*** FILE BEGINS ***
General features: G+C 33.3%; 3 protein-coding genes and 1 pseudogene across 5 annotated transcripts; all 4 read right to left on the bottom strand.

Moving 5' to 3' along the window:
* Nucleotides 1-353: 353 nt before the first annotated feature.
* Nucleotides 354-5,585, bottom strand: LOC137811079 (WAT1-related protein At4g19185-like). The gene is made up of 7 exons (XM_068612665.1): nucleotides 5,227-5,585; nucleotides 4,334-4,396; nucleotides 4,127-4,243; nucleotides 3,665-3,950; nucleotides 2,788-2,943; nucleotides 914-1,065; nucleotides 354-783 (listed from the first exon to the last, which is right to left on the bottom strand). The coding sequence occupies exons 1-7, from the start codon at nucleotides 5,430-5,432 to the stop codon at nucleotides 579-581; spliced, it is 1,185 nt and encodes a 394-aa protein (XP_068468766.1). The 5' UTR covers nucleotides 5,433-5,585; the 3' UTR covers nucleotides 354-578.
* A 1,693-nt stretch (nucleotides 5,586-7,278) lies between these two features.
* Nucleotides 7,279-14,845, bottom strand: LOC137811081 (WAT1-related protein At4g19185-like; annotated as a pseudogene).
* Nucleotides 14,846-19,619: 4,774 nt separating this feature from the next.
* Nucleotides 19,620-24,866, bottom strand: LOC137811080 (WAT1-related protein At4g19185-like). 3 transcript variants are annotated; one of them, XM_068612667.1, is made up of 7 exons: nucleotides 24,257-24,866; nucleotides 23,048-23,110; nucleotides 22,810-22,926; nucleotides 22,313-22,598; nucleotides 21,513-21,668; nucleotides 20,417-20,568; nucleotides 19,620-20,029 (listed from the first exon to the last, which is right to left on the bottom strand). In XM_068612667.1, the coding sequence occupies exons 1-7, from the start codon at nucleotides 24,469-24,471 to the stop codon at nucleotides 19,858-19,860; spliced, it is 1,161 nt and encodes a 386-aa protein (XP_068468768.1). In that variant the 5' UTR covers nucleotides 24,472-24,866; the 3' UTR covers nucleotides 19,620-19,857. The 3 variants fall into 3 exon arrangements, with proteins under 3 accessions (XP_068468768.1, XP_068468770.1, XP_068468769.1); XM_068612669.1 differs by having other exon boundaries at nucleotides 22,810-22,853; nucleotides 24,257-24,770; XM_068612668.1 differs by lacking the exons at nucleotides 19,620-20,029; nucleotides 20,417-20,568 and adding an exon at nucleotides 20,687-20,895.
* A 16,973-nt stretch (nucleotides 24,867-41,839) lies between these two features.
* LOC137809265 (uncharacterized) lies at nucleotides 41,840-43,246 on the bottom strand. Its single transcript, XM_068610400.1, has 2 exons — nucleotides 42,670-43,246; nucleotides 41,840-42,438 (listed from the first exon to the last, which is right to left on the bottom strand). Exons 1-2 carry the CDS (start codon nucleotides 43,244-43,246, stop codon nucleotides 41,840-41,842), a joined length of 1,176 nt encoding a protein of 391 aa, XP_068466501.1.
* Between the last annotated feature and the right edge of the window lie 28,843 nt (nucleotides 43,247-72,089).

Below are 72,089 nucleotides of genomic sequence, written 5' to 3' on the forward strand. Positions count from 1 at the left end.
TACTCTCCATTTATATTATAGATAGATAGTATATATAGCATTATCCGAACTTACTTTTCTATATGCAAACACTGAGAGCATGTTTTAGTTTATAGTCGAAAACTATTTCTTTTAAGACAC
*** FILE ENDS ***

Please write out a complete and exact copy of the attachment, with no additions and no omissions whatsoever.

General features: G+C 33.3%; 3 protein-coding genes and 1 pseudogene across 5 annotated transcripts; all 4 read right to left on the bottom strand.

Moving 5' to 3' along the window:
* Nucleotides 1-353: 353 nt before the first annotated feature.
* Nucleotides 354-5,585, bottom strand: LOC137811079 (WAT1-related protein At4g19185-like). The gene is made up of 7 exons (XM_068612665.1): nucleotides 5,227-5,585; nucleotides 4,334-4,396; nucleotides 4,127-4,243; nucleotides 3,665-3,950; nucleotides 2,788-2,943; nucleotides 914-1,065; nucleotides 354-783 (listed from the first exon to the last, which is right to left on the bottom strand). The coding sequence occupies exons 1-7, from the start codon at nucleotides 5,430-5,432 to the stop codon at nucleotides 579-581; spliced, it is 1,185 nt and encodes a 394-aa protein (XP_068468766.1). The 5' UTR covers nucleotides 5,433-5,585; the 3' UTR covers nucleotides 354-578.
* A 1,693-nt stretch (nucleotides 5,586-7,278) lies between these two features.
* Nucleotides 7,279-14,845, bottom strand: LOC137811081 (WAT1-related protein At4g19185-like; annotated as a pseudogene).
* Nucleotides 14,846-19,619: 4,774 nt separating this feature from the next.
* Nucleotides 19,620-24,866, bottom strand: LOC137811080 (WAT1-related protein At4g19185-like). 3 transcript variants are annotated; one of them, XM_068612667.1, is made up of 7 exons: nucleotides 24,257-24,866; nucleotides 23,048-23,110; nucleotides 22,810-22,926; nucleotides 22,313-22,598; nucleotides 21,513-21,668; nucleotides 20,417-20,568; nucleotides 19,620-20,029 (listed from the first exon to the last, which is right to left on the bottom strand). In XM_068612667.1, the coding sequence occupies exons 1-7, from the start codon at nucleotides 24,469-24,471 to the stop codon at nucleotides 19,858-19,860; spliced, it is 1,161 nt and encodes a 386-aa protein (XP_068468768.1). In that variant the 5' UTR covers nucleotides 24,472-24,866; the 3' UTR covers nucleotides 19,620-19,857. The 3 variants fall into 3 exon arrangements, with proteins under 3 accessions (XP_068468768.1, XP_068468770.1, XP_068468769.1); XM_068612669.1 differs by having other exon boundaries at nucleotides 22,810-22,853; nucleotides 24,257-24,770; XM_068612668.1 differs by lacking the exons at nucleotides 19,620-20,029; nucleotides 20,417-20,568 and adding an exon at nucleotides 20,687-20,895.
* A 16,973-nt stretch (nucleotides 24,867-41,839) lies between these two features.
* LOC137809265 (uncharacterized) lies at nucleotides 41,840-43,246 on the bottom strand. Its single transcript, XM_068610400.1, has 2 exons — nucleotides 42,670-43,246; nucleotides 41,840-42,438 (listed from the first exon to the last, which is right to left on the bottom strand). Exons 1-2 carry the CDS (start codon nucleotides 43,244-43,246, stop codon nucleotides 41,840-41,842), a joined length of 1,176 nt encoding a protein of 391 aa, XP_068466501.1.
* Between the last annotated feature and the right edge of the window lie 28,843 nt (nucleotides 43,247-72,089).

Below are 72,089 nucleotides of genomic sequence, written 5' to 3' on the forward strand. Positions count from 1 at the left end.
TACTCTCCATTTATATTATAGATAGATAGTATATATAGCATTATCCGAACTTACTTTTCTATATGCAAACACTGAGAGCATGTTTTAGTTTATAGTCGAAAACTATTTCTTTTAAGACAC